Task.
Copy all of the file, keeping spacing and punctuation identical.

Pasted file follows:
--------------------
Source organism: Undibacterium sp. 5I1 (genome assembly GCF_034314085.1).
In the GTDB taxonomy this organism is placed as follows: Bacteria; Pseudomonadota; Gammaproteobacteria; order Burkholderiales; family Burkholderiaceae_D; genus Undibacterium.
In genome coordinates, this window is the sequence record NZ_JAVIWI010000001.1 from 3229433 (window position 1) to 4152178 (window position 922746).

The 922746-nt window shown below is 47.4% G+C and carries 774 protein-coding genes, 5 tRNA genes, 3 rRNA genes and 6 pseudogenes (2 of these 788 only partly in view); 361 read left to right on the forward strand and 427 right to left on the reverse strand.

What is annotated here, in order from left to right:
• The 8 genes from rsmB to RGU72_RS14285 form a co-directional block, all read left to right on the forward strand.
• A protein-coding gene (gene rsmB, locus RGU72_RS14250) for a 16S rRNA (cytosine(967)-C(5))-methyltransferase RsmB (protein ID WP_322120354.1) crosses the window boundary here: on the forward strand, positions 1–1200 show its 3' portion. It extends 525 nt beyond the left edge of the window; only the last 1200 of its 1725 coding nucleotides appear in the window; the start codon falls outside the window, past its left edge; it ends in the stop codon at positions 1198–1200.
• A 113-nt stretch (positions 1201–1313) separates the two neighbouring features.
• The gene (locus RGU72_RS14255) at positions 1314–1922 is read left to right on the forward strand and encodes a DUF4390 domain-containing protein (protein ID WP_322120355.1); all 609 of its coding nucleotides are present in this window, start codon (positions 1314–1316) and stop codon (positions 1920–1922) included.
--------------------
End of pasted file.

Source organism: Undibacterium sp. 5I1 (genome assembly GCF_034314085.1).
In the GTDB taxonomy this organism is placed as follows: Bacteria; Pseudomonadota; Gammaproteobacteria; order Burkholderiales; family Burkholderiaceae_D; genus Undibacterium.
In genome coordinates, this window is the sequence record NZ_JAVIWI010000001.1 from 3229433 (window position 1) to 4152178 (window position 922746).

The 922746-nt window shown below is 47.4% G+C and carries 774 protein-coding genes, 5 tRNA genes, 3 rRNA genes and 6 pseudogenes (2 of these 788 only partly in view); 361 read left to right on the forward strand and 427 right to left on the reverse strand.

What is annotated here, in order from left to right:
• The 8 genes from rsmB to RGU72_RS14285 form a co-directional block, all read left to right on the forward strand.
• A protein-coding gene (gene rsmB, locus RGU72_RS14250) for a 16S rRNA (cytosine(967)-C(5))-methyltransferase RsmB (protein ID WP_322120354.1) crosses the window boundary here: on the forward strand, positions 1–1200 show its 3' portion. It extends 525 nt beyond the left edge of the window; only the last 1200 of its 1725 coding nucleotides appear in the window; the start codon falls outside the window, past its left edge; it ends in the stop codon at positions 1198–1200.
• A 113-nt stretch (positions 1201–1313) separates the two neighbouring features.
• The gene (locus RGU72_RS14255) at positions 1314–1922 is read left to right on the forward strand and encodes a DUF4390 domain-containing protein (protein ID WP_322120355.1); all 609 of its coding nucleotides are present in this window, start codon (positions 1314–1316) and stop codon (positions 1920–1922) included.